Background: Computer users frequently complain about problems with seeing and functioning of the eyes. Asthenopia is a term generally used to describe symptoms related to (prolonged) use of the eyes like ocular fatigue, headache, pain or aching around the eyes, and burning and itchiness of the eyelids. The prevalence of asthenopia during or after work on a computer ranges from 46.3% to 68.5%. Uncorrected or under-corrected refractive error can contribute to the development of asthenopia. A refractive error is an error in the focusing of light by the eye and can lead to reduced visual acuity. There are various possibilities for optical correction of refractive errors including eyeglasses, contact lenses and refractive surgery.
Objectives: To examine the evidence on the effectiveness, safety and applicability of optical correction of refractive error for reducing and preventing eye symptoms in computer users.
Search methods: We searched the Cochrane Central Register of Controlled Trials (CENTRAL); PubMed; Embase; Web of Science; and OSH update, all to 20 December 2017. Additionally, we searched trial registries and checked references of included studies.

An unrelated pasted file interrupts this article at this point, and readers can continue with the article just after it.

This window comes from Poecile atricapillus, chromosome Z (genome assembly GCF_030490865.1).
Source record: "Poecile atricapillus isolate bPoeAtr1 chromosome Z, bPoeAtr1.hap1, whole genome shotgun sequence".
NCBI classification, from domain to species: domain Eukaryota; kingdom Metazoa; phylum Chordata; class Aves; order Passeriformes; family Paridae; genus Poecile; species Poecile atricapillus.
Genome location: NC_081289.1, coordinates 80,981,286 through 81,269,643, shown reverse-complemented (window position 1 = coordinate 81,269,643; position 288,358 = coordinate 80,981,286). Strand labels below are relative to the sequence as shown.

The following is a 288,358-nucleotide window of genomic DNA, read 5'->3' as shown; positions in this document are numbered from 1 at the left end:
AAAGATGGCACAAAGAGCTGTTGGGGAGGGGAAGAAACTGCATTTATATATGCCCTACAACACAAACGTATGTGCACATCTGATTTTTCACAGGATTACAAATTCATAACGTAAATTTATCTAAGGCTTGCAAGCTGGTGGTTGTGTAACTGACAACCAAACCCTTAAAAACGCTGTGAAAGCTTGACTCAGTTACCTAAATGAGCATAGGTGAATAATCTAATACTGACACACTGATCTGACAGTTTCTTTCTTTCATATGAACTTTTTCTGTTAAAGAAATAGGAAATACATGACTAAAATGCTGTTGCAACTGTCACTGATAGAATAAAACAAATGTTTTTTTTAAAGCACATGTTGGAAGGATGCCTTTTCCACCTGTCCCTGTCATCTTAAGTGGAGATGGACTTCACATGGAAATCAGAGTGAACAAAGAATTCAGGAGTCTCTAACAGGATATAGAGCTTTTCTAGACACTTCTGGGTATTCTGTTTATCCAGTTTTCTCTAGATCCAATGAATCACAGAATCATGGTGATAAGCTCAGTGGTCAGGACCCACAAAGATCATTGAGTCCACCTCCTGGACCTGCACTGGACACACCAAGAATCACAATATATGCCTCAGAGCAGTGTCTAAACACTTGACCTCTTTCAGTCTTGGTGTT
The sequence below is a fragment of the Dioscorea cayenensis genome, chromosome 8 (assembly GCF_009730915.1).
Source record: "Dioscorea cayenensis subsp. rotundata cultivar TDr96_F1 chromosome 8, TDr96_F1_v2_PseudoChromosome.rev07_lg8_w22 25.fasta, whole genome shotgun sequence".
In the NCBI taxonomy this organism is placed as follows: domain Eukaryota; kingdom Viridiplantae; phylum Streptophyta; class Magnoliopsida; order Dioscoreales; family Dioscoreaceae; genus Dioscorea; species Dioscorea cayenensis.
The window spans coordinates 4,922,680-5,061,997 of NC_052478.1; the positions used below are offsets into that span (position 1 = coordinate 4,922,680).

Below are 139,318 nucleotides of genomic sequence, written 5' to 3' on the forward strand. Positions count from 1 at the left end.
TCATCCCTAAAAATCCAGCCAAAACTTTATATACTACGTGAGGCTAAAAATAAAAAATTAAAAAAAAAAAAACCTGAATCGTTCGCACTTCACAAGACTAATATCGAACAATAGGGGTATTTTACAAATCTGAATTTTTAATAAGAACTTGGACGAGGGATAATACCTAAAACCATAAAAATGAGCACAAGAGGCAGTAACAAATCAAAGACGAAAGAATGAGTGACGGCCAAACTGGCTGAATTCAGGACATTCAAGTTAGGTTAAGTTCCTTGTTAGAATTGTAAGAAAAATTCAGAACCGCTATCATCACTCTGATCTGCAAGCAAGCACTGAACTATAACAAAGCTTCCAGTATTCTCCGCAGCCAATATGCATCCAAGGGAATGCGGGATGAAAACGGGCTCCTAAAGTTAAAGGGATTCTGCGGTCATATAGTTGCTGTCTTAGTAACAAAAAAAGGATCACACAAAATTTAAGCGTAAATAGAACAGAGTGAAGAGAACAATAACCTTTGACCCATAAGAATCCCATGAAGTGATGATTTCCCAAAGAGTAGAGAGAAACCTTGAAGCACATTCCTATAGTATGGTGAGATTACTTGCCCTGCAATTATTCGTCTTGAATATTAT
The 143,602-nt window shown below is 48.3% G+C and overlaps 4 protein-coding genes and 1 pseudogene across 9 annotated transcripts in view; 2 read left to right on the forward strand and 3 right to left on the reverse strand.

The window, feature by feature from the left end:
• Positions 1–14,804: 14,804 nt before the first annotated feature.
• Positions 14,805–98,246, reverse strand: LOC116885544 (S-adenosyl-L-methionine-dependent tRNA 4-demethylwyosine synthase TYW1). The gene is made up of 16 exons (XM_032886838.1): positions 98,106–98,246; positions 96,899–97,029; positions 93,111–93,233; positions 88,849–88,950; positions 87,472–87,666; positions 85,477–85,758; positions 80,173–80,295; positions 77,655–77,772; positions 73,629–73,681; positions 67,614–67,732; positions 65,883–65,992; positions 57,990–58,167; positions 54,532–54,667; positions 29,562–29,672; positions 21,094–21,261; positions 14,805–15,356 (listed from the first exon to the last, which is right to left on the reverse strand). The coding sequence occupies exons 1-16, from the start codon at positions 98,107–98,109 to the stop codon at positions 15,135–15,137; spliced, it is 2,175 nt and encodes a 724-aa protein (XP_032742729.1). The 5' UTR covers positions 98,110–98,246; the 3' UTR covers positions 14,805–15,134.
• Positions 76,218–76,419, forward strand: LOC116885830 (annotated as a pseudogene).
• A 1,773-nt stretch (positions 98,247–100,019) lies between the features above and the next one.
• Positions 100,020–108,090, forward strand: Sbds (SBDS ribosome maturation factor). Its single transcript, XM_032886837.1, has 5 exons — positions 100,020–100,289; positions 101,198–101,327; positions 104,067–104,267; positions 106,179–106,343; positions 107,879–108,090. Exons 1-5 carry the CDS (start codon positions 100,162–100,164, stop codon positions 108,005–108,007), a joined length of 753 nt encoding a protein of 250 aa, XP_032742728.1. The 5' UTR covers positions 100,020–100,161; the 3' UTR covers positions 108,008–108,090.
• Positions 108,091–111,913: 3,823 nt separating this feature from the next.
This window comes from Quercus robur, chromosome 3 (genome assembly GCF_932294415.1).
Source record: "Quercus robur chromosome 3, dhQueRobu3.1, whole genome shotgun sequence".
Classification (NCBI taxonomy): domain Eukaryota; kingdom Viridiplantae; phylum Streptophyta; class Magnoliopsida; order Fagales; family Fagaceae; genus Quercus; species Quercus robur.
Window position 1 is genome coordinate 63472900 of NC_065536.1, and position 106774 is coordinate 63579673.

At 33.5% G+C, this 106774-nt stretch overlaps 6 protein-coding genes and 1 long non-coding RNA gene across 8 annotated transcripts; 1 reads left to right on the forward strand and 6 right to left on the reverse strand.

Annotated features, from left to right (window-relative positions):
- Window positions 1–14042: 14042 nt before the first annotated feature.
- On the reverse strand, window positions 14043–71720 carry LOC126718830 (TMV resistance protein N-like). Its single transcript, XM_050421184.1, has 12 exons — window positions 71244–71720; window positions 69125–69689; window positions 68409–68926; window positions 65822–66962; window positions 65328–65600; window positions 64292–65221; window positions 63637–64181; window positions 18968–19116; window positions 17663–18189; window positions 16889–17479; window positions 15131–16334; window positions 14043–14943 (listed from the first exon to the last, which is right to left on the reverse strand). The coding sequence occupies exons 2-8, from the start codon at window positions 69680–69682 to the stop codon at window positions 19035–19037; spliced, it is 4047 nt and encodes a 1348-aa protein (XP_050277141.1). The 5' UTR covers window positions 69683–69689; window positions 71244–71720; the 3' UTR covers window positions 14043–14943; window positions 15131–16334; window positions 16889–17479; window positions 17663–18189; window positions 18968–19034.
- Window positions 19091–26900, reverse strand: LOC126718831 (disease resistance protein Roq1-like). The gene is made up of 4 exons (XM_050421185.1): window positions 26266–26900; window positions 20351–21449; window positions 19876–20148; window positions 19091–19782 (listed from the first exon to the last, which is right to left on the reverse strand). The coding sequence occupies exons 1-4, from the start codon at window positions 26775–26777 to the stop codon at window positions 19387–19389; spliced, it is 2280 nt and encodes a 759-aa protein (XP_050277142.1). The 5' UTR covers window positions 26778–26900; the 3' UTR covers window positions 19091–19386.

Selection criteria: We included randomised controlled trials (RCTs) and quasi-randomised trials of interventions evaluating optical correction for computer workers with refractive error for preventing or treating asthenopia and their effect on health related quality of life.
Data collection and analysis: Two authors independently assessed study eligibility and risk of bias, and extracted data. Where appropriate, we combined studies in a meta-analysis.